As a recent convert to the life of a digital nomad, I’ve discovered the joys of exploring new locations while I work. I’ve also discovered how distracting it can be to be in an exciting new place all the time.
It took me a while to figure out that what works best for me is to allocate time for trying new things each day – whether it’s a morning surf lesson, an evening walking tour, or an extended lunch break to go for a walk and chat with a fellow nomad. This prevents me from feeling like I’m missing out on the benefits of being in a new location by working all the time. And the ability to set my own schedule means I can allocate my time appropriately so I work more during other hours of the day.
I’ve also looked for ways to make my work days more efficient so I have the time to take those breaks or explore on the weekends while still getting all of my work done.
Here are a few tools I’m using to enhance my productivity:
Of course, you can’t be productive without fast WiFi. The WiFi Map app crowdsources WiFi passwords for locations all around the world. Use it to find your office space for the day or search for WiFi passwords in transit locations.
I find working in a coworking space to be incredibly motivating. Watching others working hard makes you feel you want to too. Plus you’ve got built-in colleagues to chat with at llunchtime You never know what you might learn from them, and taking time away from your work can be a great way to inspire a more productive afternoon. Desk Near Me allows you to find an appropriate space and book it online.
If you are going to be in a coworking space, you never know how lively or full of chatter it’s going to be. Noise-cancelling headphones can be a godsend for keeping your head down and signaling to others that you’re focusing on work.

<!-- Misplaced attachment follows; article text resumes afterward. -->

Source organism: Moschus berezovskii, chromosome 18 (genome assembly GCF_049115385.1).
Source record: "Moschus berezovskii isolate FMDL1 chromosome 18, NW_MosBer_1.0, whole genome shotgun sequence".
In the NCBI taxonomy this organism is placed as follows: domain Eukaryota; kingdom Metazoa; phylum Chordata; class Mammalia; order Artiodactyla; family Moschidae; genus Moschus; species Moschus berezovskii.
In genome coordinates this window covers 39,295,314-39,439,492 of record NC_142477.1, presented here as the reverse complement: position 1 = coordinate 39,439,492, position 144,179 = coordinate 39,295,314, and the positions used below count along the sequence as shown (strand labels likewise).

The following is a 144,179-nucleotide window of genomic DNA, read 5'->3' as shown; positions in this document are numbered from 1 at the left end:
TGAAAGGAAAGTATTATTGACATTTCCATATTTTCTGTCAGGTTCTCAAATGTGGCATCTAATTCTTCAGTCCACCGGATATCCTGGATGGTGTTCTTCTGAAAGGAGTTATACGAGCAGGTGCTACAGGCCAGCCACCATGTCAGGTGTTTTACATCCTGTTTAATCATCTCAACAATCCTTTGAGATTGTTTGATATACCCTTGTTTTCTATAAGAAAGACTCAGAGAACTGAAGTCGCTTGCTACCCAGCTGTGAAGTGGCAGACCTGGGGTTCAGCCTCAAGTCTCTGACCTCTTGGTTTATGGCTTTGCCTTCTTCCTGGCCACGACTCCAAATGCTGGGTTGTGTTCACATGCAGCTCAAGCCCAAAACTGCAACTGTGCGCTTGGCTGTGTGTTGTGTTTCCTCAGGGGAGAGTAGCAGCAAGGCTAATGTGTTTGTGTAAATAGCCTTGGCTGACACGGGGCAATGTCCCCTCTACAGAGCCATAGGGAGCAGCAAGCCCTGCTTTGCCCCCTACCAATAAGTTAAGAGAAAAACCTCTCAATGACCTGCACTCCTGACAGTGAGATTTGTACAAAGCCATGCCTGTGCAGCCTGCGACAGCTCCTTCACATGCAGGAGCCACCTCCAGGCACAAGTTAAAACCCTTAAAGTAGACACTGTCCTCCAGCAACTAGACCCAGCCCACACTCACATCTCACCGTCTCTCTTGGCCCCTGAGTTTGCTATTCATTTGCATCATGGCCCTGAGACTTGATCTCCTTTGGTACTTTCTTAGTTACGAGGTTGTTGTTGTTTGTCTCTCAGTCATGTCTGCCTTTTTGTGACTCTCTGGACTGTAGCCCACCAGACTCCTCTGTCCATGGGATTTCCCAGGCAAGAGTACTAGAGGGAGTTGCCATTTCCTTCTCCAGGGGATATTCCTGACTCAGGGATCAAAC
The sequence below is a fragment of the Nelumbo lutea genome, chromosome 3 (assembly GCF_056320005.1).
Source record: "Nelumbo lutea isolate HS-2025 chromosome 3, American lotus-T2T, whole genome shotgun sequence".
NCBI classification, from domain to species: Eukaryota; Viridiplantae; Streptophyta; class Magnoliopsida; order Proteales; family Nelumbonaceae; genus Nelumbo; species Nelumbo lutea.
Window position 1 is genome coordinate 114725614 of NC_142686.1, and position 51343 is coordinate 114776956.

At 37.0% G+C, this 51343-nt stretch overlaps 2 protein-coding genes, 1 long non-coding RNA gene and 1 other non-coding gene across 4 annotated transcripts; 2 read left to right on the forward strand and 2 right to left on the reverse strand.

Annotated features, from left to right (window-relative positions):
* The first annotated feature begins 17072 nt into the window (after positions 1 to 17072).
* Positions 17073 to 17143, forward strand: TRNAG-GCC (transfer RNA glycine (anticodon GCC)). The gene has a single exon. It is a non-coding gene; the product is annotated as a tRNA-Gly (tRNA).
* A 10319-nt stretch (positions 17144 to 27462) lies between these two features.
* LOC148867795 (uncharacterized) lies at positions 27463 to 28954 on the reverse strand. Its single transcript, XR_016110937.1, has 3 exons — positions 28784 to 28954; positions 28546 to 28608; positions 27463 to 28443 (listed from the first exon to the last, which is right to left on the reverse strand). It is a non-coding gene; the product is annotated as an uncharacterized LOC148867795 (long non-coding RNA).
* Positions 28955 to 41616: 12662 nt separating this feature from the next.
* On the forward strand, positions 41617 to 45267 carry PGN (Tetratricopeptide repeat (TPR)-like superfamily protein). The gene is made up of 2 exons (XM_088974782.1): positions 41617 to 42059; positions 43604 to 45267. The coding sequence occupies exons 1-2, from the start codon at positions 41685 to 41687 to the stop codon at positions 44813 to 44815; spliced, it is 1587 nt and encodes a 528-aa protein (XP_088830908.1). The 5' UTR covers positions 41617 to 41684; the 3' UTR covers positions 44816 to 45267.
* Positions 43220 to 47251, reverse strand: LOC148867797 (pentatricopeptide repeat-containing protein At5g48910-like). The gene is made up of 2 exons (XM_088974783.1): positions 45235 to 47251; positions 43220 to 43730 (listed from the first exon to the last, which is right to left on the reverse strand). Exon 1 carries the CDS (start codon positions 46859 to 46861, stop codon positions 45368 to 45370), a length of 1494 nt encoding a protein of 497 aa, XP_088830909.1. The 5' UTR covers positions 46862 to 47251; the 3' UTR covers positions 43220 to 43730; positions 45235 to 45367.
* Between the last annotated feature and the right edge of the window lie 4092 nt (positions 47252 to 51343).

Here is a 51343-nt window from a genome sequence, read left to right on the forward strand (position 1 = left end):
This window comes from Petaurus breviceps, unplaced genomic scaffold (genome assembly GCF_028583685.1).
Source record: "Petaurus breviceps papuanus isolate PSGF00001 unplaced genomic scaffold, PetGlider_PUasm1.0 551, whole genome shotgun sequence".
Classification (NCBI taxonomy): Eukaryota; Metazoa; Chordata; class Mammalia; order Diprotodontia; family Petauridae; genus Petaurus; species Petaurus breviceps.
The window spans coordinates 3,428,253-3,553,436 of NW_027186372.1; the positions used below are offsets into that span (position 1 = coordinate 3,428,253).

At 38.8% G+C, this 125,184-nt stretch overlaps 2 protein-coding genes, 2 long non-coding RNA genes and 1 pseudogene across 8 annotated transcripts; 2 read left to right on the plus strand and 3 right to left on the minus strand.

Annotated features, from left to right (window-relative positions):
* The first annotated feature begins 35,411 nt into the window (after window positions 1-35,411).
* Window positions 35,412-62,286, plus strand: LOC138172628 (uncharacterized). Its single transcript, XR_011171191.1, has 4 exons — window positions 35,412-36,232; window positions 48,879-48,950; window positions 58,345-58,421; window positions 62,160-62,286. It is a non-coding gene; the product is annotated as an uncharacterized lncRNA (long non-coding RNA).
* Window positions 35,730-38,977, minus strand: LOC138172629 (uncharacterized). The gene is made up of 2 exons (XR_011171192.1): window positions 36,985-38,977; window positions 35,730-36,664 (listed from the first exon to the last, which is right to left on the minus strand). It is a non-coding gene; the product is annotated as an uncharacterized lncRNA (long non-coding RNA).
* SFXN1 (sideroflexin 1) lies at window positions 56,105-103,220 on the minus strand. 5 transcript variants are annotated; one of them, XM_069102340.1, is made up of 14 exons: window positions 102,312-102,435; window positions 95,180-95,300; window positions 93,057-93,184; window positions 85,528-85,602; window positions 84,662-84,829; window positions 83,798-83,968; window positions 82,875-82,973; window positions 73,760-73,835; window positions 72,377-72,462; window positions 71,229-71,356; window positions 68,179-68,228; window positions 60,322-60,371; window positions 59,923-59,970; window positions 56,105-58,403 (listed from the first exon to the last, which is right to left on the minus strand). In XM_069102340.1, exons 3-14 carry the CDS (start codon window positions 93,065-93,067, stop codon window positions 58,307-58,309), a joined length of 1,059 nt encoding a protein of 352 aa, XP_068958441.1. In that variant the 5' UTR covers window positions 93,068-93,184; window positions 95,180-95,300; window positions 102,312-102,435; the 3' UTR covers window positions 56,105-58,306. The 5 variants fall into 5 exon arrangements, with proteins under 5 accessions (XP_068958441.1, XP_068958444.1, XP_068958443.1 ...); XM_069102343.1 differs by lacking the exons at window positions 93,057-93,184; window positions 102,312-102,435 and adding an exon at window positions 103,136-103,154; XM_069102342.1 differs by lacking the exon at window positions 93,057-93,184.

A recent study showed that 20% of remote workers think project management tools are most useful for staying connected with their teams. I use Asana for my task list. It’s super simple and I can share my tasks with colleagues or my boss so they’re well aware of what I’m working on. I’d recommend getting both the desktop and the mobile app, so you can add new tasks easily on the fly and sync across your devices.
Time tracking is a great way to get more efficient by being aware of how long each task is taking you. I use AND CO for this, and find that it helps me to determine how much I should be charging for certain things, and to plan ahead for scheduling similar tasks in the future. It also has an invoicing feature that pre-populates invoices based on the time I’ve tracked.
A lot of time can be wasted in your emails each day. Boomerang has an ‘inbox pause’ option so you aren’t distracted by new emails until you’re ready to be. It also has options to remind you about emails at specified times, which is great if you’re like me and prefer to get to ‘inbox zero’ every day.
The Pomodoro Technique is used to help you focus on one task and also take regular breaks to keep you productive. This Tomato Timer times your 25-minute stints as well as your 5-minute breaks for you.
When all your work is online, there are myriad distractions just a click away. Whether you typically get distracted by Instagram, Youtube, or something else, you can block yourself from accessing it during work time using the Freedom app. The app also syncs across all of your devices (for anyone who needs a little extra security).
Google Docs has been a lifesaver for me. Not only does it mean my work is always safe since everything saves automatically in the cloud, it also means I can collaborate on documents easily and simultaneously with other team members. Offline working also means I can be productive even when on a plane or bus, or when the WiFi is down. Just make sure you set it up while you do have WiFi.
With all of these apps and tools, you’ll soon have a huge number of passwords and login names to keep track of. Save time on password recovery by using this master password software that collects them all for you securely.
Make the most of your lifestyle
Taking the time to get yourself set up with a few useful tools will save you tons of time in the long-run, so you’ve got more time to make the most of seeing new places – likely the whole reason you chose this lifestyle in the first place.
Sophie is a content strategist and growth marketer. As a digital nomad currently working from South America, she’s seeking the perfect integration of work, life and travel. She writes about traveling and living mindfully on her blog, Vuja De View.